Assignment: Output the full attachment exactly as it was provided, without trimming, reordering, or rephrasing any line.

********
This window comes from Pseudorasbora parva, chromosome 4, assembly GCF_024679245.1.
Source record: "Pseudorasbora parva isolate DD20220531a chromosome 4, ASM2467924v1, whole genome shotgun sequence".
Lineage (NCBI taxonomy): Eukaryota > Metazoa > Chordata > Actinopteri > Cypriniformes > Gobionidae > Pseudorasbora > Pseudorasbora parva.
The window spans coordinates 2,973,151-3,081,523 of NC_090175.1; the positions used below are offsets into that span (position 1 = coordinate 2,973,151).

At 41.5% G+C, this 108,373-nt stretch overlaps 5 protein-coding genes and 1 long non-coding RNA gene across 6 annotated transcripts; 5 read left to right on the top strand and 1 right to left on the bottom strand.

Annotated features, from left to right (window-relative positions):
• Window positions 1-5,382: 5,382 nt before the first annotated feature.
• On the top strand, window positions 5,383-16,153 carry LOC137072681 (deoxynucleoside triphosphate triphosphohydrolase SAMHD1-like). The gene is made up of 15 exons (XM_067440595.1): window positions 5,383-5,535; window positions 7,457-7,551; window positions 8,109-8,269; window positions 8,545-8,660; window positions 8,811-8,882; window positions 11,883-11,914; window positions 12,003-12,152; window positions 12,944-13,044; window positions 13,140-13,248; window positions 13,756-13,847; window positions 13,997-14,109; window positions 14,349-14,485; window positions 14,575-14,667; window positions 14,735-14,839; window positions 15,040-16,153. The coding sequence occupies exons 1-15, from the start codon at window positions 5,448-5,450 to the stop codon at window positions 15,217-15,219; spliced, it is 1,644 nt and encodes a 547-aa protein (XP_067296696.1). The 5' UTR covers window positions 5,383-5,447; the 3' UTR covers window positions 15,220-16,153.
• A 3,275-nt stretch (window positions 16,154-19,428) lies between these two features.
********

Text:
This window comes from Pseudorasbora parva, chromosome 4, assembly GCF_024679245.1.
Source record: "Pseudorasbora parva isolate DD20220531a chromosome 4, ASM2467924v1, whole genome shotgun sequence".
Lineage (NCBI taxonomy): Eukaryota > Metazoa > Chordata > Actinopteri > Cypriniformes > Gobionidae > Pseudorasbora > Pseudorasbora parva.
The window spans coordinates 2,973,151-3,081,523 of NC_090175.1; the positions used below are offsets into that span (position 1 = coordinate 2,973,151).

At 41.5% G+C, this 108,373-nt stretch overlaps 5 protein-coding genes and 1 long non-coding RNA gene across 6 annotated transcripts; 5 read left to right on the top strand and 1 right to left on the bottom strand.

Annotated features, from left to right (window-relative positions):
• Window positions 1-5,382: 5,382 nt before the first annotated feature.
• On the top strand, window positions 5,383-16,153 carry LOC137072681 (deoxynucleoside triphosphate triphosphohydrolase SAMHD1-like). The gene is made up of 15 exons (XM_067440595.1): window positions 5,383-5,535; window positions 7,457-7,551; window positions 8,109-8,269; window positions 8,545-8,660; window positions 8,811-8,882; window positions 11,883-11,914; window positions 12,003-12,152; window positions 12,944-13,044; window positions 13,140-13,248; window positions 13,756-13,847; window positions 13,997-14,109; window positions 14,349-14,485; window positions 14,575-14,667; window positions 14,735-14,839; window positions 15,040-16,153. The coding sequence occupies exons 1-15, from the start codon at window positions 5,448-5,450 to the stop codon at window positions 15,217-15,219; spliced, it is 1,644 nt and encodes a 547-aa protein (XP_067296696.1). The 5' UTR covers window positions 5,383-5,447; the 3' UTR covers window positions 15,220-16,153.
• A 3,275-nt stretch (window positions 16,154-19,428) lies between these two features.